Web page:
BAKU, Azerbaijan, May 20. Lower-than-expected yields in Kazakhstan among the reasons for increase in global wheat prices, World Bank’s (WB) April 2022 Commodity Markets Outlook said, Trend reports citing the WB.
The report said that wheat prices soared more than 30 percent in 1Q2022 (q/q) to exceed $530/mt in March, an all-time high.
Thus, prices surged when exports from Ukraine, which account for nearly 10 percent of global exports, were halted due to the closure of all Ukrainian ports on the Black Sea, which account for about 90 percent of Ukraine’s wheat exports. Limited quantities of wheat exports resumed in early March through rail and road corridors.
“Although precise estimates of such exports are not available, perhaps as much as half of Ukraine’s exportable wheat could eventually be exported overland, although at a greater cost than by sea. Exports of wheat from Russia so far have not been affected. At a global level, production during the ongoing season (which ends in August) appears favorable as good crops in Argentina, Australia, and the European Union are expected to compensate for lower-than-expected yields in parts of Canada, Kazakhstan, and the United States,” the report said.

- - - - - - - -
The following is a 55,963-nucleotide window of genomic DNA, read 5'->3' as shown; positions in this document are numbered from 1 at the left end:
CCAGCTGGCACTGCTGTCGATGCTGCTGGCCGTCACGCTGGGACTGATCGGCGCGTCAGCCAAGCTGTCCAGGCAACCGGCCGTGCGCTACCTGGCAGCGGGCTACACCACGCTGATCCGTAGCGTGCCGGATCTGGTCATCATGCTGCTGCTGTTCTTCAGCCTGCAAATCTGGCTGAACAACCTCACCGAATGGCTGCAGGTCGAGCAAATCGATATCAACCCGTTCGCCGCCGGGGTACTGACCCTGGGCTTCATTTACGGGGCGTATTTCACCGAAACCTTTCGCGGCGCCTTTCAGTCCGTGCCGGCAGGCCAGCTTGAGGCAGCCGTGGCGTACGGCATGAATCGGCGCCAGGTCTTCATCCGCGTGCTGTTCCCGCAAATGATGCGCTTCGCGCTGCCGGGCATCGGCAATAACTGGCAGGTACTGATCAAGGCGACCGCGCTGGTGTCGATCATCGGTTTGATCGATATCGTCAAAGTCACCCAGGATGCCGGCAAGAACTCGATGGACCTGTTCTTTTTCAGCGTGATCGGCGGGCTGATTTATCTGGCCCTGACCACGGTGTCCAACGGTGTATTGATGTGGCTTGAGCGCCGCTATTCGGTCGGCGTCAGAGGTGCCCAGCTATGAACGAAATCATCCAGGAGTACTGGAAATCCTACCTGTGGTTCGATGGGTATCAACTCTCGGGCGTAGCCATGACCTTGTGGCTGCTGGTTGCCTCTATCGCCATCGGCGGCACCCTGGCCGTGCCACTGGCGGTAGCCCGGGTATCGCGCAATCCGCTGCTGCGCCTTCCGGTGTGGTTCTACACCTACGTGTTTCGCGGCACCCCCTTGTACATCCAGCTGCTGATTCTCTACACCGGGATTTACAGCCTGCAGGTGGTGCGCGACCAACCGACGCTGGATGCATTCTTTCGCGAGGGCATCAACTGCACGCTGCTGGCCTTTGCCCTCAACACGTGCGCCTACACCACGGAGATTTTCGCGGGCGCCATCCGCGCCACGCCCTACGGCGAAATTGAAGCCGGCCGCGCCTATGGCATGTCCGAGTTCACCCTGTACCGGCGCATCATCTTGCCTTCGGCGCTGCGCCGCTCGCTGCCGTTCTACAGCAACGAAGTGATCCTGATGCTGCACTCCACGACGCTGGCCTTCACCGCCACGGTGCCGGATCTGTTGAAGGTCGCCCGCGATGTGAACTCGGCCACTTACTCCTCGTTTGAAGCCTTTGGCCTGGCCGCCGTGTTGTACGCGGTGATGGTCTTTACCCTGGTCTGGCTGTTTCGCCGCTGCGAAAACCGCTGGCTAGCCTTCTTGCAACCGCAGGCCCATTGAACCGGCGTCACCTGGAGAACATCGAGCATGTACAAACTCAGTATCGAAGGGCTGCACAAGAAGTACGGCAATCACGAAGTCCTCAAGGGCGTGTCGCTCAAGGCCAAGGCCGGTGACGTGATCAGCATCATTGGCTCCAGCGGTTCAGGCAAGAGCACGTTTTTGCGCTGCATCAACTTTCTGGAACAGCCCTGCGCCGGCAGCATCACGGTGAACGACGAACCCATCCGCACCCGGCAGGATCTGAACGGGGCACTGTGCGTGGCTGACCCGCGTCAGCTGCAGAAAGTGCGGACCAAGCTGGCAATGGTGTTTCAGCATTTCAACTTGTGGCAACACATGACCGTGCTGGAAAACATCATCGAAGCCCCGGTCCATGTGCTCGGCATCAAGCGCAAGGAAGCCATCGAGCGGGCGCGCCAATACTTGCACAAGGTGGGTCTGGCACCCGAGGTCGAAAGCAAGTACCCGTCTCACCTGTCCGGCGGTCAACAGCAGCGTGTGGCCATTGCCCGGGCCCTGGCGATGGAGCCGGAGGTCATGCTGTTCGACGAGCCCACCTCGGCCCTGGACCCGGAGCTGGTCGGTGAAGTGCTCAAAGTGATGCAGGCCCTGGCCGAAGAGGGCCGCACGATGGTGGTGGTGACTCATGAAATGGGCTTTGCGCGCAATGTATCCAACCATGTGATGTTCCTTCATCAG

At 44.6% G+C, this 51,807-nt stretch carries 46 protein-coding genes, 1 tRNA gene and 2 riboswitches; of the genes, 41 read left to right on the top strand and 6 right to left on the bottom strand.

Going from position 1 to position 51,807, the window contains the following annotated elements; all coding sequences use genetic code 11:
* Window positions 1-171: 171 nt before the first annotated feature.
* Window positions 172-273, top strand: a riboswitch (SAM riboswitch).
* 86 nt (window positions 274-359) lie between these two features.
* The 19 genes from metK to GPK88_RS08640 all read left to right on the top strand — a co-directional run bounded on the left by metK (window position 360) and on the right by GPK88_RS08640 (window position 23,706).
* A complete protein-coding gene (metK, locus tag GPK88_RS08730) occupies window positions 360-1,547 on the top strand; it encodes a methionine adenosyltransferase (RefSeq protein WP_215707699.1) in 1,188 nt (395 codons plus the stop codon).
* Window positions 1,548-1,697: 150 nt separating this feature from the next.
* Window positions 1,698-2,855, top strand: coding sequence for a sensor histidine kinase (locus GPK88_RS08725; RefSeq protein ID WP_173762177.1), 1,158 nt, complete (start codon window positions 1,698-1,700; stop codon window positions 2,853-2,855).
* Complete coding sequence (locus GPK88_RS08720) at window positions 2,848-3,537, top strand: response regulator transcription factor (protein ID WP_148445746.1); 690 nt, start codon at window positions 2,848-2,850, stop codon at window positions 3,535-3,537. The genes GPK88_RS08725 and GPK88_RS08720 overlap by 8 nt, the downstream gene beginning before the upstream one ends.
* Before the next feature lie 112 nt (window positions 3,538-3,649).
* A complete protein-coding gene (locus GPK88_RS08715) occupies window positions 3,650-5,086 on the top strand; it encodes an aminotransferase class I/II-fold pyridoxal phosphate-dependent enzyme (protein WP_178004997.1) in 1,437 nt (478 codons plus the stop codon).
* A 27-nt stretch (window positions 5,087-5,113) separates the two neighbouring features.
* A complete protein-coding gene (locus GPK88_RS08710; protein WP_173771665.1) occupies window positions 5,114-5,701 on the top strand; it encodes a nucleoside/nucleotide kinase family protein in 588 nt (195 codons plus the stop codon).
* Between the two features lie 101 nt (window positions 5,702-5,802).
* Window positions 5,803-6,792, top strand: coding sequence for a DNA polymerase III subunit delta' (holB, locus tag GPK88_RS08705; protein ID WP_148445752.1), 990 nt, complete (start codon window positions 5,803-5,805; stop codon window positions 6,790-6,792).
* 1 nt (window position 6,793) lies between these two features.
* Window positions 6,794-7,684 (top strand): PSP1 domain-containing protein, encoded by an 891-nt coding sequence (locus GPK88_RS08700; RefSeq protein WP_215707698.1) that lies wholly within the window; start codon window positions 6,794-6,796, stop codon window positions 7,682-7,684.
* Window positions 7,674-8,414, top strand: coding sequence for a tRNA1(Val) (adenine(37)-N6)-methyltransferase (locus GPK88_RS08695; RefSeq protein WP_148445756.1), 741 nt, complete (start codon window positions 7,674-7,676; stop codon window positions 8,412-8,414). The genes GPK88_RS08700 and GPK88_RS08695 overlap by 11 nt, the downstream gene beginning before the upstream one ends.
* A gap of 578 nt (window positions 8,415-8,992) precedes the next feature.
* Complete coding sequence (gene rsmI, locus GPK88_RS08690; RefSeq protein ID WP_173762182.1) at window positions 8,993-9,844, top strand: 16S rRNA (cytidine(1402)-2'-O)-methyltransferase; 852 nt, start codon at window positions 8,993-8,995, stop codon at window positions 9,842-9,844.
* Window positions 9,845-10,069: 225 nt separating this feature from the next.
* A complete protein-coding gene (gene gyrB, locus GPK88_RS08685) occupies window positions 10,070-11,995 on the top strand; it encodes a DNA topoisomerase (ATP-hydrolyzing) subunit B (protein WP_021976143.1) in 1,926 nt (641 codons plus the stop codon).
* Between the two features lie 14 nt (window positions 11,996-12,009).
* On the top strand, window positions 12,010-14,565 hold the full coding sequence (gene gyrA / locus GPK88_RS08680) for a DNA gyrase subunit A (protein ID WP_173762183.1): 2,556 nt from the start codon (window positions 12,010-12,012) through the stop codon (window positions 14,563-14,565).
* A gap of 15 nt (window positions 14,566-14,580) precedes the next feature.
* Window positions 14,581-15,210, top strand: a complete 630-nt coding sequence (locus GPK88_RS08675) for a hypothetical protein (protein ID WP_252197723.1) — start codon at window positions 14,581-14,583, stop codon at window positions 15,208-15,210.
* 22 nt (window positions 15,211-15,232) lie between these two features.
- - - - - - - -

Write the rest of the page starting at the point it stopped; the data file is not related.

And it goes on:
The report added that global consumption, however, is projected to grow at a much faster pace (almost 2 percent) on strong demand for animal feed. As a result, the stocks-to-use ratio will be two percentage points lower than last season, which is still high by historical standards.
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